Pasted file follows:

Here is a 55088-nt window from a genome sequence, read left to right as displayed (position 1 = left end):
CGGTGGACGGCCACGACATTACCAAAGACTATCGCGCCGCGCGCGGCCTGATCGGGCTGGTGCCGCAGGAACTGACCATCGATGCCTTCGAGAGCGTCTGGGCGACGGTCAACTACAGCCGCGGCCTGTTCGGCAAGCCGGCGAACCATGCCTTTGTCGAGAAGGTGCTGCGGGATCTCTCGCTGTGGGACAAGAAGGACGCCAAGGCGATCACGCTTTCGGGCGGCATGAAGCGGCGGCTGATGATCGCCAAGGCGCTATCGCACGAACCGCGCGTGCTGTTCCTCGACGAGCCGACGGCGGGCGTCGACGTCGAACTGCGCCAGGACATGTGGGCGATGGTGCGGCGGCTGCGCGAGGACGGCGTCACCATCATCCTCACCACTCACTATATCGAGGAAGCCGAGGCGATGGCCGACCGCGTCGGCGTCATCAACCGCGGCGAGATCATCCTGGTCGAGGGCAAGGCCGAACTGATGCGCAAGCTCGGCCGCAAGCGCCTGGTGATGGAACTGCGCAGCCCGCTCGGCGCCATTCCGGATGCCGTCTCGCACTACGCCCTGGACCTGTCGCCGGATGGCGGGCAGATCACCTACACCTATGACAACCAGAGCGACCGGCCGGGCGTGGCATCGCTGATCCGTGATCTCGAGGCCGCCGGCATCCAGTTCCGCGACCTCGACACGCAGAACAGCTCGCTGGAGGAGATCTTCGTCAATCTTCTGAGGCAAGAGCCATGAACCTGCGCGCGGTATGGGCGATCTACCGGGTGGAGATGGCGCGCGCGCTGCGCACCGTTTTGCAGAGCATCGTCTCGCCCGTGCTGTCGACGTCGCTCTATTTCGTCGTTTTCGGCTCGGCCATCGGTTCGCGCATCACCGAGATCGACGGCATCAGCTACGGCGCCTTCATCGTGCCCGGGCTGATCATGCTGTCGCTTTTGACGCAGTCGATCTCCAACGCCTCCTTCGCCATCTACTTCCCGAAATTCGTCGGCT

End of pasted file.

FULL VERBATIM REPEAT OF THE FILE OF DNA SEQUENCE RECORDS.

Here is a 55088-nt window from a genome sequence, read left to right as displayed (position 1 = left end):
CGGTGGACGGCCACGACATTACCAAAGACTATCGCGCCGCGCGCGGCCTGATCGGGCTGGTGCCGCAGGAACTGACCATCGATGCCTTCGAGAGCGTCTGGGCGACGGTCAACTACAGCCGCGGCCTGTTCGGCAAGCCGGCGAACCATGCCTTTGTCGAGAAGGTGCTGCGGGATCTCTCGCTGTGGGACAAGAAGGACGCCAAGGCGATCACGCTTTCGGGCGGCATGAAGCGGCGGCTGATGATCGCCAAGGCGCTATCGCACGAACCGCGCGTGCTGTTCCTCGACGAGCCGACGGCGGGCGTCGACGTCGAACTGCGCCAGGACATGTGGGCGATGGTGCGGCGGCTGCGCGAGGACGGCGTCACCATCATCCTCACCACTCACTATATCGAGGAAGCCGAGGCGATGGCCGACCGCGTCGGCGTCATCAACCGCGGCGAGATCATCCTGGTCGAGGGCAAGGCCGAACTGATGCGCAAGCTCGGCCGCAAGCGCCTGGTGATGGAACTGCGCAGCCCGCTCGGCGCCATTCCGGATGCCGTCTCGCACTACGCCCTGGACCTGTCGCCGGATGGCGGGCAGATCACCTACACCTATGACAACCAGAGCGACCGGCCGGGCGTGGCATCGCTGATCCGTGATCTCGAGGCCGCCGGCATCCAGTTCCGCGACCTCGACACGCAGAACAGCTCGCTGGAGGAGATCTTCGTCAATCTTCTGAGGCAAGAGCCATGAACCTGCGCGCGGTATGGGCGATCTACCGGGTGGAGATGGCGCGCGCGCTGCGCACCGTTTTGCAGAGCATCGTCTCGCCCGTGCTGTCGACGTCGCTCTATTTCGTCGTTTTCGGCTCGGCCATCGGTTCGCGCATCACCGAGATCGACGGCATCAGCTACGGCGCCTTCATCGTGCCCGGGCTGATCATGCTGTCGCTTTTGACGCAGTCGATCTCCAACGCCTCCTTCGCCATCTACTTCCCGAAATTCGTCGGCT